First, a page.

Marine Communities (Ch. 16) Key terms (1). A community is comprised of the many populations of organisms that interact at a particular location. A population is a group of organisms of the same species occupying a specific area.
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Biomes are defined as "the world's major communities, classified according to the predominant vegetation and characterized by adaptations of organisms to that particular environment" (Campbell, 1996). Examples are marine, desert, forest.
An Ecosystem is a distinct entity (smaller than a biome) with defined physical boundaries, distinct abiotic conditions, an energy source, and a community of interacting organisms through which energy is transferred (ex: tide pool, estuary; coral reef)
The coral reef habitat.
(a) A diagrammatic view.
MUTUALISM AND HOUSING Communities
The fish and the shrimp live together in a symbiotic relationship where the shrimp digs and cleans up a burrow and the fish warn the almost blind shrimp against predators.
MUTUALISM AND TRANSPORTATION Communities
The crab carries a pair of sea urchins in its claws. When predators approach the crab, it waves the urchins, which present their sharp spines. The crab gets protection and the sea urchins get the particles of food that are dropped by the crab. The urchin gets transported to more food sources.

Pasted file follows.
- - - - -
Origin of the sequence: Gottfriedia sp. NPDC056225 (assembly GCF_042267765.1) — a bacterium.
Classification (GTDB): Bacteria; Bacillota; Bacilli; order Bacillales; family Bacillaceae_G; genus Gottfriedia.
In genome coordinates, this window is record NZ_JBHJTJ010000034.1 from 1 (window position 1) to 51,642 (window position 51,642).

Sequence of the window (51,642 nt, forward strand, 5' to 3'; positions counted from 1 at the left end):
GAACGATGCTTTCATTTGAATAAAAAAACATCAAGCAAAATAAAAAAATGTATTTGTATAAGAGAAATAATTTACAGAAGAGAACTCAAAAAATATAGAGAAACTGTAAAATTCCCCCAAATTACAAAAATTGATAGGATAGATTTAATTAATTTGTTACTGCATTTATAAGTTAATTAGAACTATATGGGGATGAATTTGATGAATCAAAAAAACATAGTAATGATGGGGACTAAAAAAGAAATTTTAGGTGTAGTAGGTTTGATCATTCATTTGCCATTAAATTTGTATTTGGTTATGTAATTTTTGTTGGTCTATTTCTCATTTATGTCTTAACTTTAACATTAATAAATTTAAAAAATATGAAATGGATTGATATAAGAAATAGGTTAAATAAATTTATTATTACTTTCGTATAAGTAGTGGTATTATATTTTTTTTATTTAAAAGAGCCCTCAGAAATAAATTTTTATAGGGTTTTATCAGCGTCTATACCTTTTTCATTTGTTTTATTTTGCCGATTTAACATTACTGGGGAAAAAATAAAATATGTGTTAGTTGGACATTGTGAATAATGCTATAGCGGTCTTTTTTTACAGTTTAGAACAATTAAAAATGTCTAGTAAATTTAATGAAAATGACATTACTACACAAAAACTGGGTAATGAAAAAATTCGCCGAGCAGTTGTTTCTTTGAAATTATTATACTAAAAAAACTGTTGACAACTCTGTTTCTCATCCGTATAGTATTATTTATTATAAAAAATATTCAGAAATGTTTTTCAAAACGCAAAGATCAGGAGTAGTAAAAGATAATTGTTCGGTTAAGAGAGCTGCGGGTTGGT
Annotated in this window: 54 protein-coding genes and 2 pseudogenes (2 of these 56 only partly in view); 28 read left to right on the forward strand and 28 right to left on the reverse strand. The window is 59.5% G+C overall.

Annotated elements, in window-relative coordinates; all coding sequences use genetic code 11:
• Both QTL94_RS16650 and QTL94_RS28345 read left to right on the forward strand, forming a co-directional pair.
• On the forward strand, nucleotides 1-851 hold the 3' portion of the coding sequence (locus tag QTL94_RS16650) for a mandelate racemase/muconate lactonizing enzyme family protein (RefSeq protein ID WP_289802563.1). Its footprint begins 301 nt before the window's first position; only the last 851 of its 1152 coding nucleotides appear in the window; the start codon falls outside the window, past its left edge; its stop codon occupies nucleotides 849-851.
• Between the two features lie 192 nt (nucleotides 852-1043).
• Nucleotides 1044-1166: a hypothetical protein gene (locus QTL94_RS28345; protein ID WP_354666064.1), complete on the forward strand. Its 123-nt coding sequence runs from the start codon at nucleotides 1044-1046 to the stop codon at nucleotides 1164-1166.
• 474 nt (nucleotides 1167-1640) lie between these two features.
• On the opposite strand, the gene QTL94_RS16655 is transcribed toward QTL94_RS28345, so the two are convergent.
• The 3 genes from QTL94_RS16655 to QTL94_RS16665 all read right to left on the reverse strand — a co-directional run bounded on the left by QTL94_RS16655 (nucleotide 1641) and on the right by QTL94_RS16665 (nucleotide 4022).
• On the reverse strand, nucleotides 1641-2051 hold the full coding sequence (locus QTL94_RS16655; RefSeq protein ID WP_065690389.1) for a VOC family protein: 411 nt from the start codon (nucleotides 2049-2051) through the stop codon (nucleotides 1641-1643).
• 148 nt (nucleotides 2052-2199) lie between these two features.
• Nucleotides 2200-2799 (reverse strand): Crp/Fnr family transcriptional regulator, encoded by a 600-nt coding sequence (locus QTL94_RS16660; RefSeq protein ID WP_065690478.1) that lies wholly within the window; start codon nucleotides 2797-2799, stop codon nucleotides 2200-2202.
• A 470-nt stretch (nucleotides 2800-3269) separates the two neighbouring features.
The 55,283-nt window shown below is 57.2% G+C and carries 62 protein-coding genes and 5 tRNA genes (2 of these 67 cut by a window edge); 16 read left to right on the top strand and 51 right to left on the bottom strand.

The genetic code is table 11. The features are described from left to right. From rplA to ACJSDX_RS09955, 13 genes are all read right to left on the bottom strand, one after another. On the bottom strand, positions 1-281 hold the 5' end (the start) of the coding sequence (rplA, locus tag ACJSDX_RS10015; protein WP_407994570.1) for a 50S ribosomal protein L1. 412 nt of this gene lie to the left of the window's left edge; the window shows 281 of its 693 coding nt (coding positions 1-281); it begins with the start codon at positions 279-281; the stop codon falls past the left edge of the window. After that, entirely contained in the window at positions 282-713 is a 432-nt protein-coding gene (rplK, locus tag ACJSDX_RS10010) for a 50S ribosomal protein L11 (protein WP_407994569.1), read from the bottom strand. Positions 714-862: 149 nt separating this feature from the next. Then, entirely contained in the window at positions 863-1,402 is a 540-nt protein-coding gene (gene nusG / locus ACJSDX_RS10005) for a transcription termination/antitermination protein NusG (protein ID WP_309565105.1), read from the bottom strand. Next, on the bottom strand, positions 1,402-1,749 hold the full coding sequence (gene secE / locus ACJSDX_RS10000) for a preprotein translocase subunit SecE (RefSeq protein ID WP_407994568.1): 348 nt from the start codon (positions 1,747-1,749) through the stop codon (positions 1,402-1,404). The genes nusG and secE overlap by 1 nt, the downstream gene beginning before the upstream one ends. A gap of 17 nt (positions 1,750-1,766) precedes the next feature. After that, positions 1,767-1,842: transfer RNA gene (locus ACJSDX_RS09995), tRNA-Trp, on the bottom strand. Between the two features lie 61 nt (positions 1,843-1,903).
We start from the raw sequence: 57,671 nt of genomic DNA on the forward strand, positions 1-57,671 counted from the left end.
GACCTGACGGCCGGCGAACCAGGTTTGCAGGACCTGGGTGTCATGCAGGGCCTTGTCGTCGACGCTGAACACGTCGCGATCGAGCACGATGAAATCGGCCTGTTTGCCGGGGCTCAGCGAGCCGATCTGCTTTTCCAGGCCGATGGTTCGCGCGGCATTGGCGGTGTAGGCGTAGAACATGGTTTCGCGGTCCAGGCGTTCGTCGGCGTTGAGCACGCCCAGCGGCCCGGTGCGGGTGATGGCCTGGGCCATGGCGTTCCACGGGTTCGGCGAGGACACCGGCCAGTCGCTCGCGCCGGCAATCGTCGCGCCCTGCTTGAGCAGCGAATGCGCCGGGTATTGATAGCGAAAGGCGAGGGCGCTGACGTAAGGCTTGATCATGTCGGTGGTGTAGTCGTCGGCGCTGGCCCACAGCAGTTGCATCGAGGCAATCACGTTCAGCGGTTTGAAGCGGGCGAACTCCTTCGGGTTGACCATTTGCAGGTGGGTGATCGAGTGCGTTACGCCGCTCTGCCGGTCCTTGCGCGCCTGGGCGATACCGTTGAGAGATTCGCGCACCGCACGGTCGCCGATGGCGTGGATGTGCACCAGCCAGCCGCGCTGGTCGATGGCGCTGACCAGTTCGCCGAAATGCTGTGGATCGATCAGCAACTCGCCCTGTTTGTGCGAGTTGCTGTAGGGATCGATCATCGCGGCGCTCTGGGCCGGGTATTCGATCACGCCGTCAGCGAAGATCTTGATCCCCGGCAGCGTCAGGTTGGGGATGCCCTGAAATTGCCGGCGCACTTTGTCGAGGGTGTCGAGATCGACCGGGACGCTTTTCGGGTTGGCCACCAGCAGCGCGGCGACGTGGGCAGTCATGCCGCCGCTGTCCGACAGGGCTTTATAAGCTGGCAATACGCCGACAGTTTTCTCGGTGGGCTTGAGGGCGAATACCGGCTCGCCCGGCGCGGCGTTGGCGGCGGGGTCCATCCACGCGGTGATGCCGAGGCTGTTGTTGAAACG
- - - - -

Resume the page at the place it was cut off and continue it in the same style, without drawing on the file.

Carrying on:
COMMENSALISM AND CAMOUFLAGE Communities
The seahorse is camouflaged by the sea fan, avoiding predation. Seahorse benefits and no harm is done to the host.
PARASITISM, HOUSING AND TRANSPORTATION Communities
The barnacle penetrates the crab’s shell rendering the crab infertile and impairing the crab’s normal molting process. The female barnacle will lay her eggs in the crab’s pouch. The crab’s instinct will be to continue along caring for the eggs as if they were her own.
PARASITISM AND HOUSING Communities
The pearl fish is a type of mesoparasite. It detects chemicals given off by the sea cucumber and enters the sea cucumber when it participates in gas exchange and breaths in water. The sea cucumber attempts to eject the pearl fish by expelling most of their digestive tract out through their anus. This can be detrimental for the sea cucumber.